3 Ways to Increase Manager Effectiveness…and Stop Spinning Your Wheels

It’s a scene that has been replayed hundreds of thousands of times involving one simple question:

“What would you say…you do here?”

This back and forth struck a corporate nerve when asked by hired consultants known as “The Bobs” in the cult classic, Office Space.

It is referenced and replayed so much because of the real truth in the question.

The Bobs from Office Space are not alone in their skepticism of value-add activities performed by team members.

Warren Buffett’s annual meeting of 40,000 investors often times turns into a managerial summit. This year it did even more. The world’s most popular and arguably successful investor states: “corporate America has a problem, lots of employees aren’t doing anything or are doing the wrong thing.

This problem falls on front-line and middle management more than ever and the best managers are problem solving on their own accord, regardless of corporate red-tape.

Lack of managerial leverage is one of the largest work-force epidemics facing the enterprise. Many managers think they are doing high-value work because they are busy. In reality, it’s quite the opposite.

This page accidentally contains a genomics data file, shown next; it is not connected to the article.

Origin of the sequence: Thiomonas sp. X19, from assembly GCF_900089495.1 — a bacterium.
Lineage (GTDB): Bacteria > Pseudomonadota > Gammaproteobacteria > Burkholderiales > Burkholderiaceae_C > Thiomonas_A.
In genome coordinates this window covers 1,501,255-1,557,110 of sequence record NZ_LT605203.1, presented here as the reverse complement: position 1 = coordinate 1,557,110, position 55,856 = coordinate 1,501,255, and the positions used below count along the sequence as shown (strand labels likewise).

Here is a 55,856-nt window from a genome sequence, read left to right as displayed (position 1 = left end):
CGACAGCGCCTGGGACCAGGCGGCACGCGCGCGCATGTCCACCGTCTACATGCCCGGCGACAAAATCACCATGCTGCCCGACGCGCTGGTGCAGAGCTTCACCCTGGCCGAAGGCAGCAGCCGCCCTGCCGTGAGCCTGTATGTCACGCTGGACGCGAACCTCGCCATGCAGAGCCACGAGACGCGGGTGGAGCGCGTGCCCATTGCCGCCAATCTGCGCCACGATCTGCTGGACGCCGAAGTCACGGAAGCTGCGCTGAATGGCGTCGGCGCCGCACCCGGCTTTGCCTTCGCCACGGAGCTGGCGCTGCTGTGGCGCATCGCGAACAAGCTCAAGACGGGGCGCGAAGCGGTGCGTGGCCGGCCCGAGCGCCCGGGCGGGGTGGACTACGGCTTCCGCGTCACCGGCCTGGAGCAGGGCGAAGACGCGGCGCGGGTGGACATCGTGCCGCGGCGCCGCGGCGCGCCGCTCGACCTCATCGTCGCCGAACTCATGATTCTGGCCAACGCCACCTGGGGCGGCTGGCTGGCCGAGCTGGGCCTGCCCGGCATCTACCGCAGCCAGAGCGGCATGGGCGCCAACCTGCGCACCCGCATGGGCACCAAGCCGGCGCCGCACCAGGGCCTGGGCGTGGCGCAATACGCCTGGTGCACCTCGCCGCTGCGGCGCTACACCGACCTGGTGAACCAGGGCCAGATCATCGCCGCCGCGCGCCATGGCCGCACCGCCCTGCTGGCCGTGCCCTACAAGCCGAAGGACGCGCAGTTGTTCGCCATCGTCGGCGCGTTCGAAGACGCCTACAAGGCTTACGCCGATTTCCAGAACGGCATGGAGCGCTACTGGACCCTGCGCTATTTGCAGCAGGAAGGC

Buffett’s 80 subsidiaries employ approximately 360,000 people. Companies under Berkshire-Hathaway range from apparel giant Fruit of the Loom to aircraft parts manufacturer Precision Castparts.

This problem sounds vast. Where does one even begin to understand it and solve?

Andy Grove’s evergreen management classic: High Output Management defines managerial output and identifies areas to increase it.

In Buffett’s and “the Bobs” world of misaligned time management and wasted energy, insightful managers will do well to understand how to increase management output.

The Definition of Manager Effectiveness:

A manager can do his “own” job, his individual work, and do it well, but that does not constitute his output. If the manager has a group of people reporting to him or a circle of people influenced by him, the manager’s output must be measured by the output created by his subordinates and associates….the output of a manager is a result achieved by a group either under her supervision or under her influence.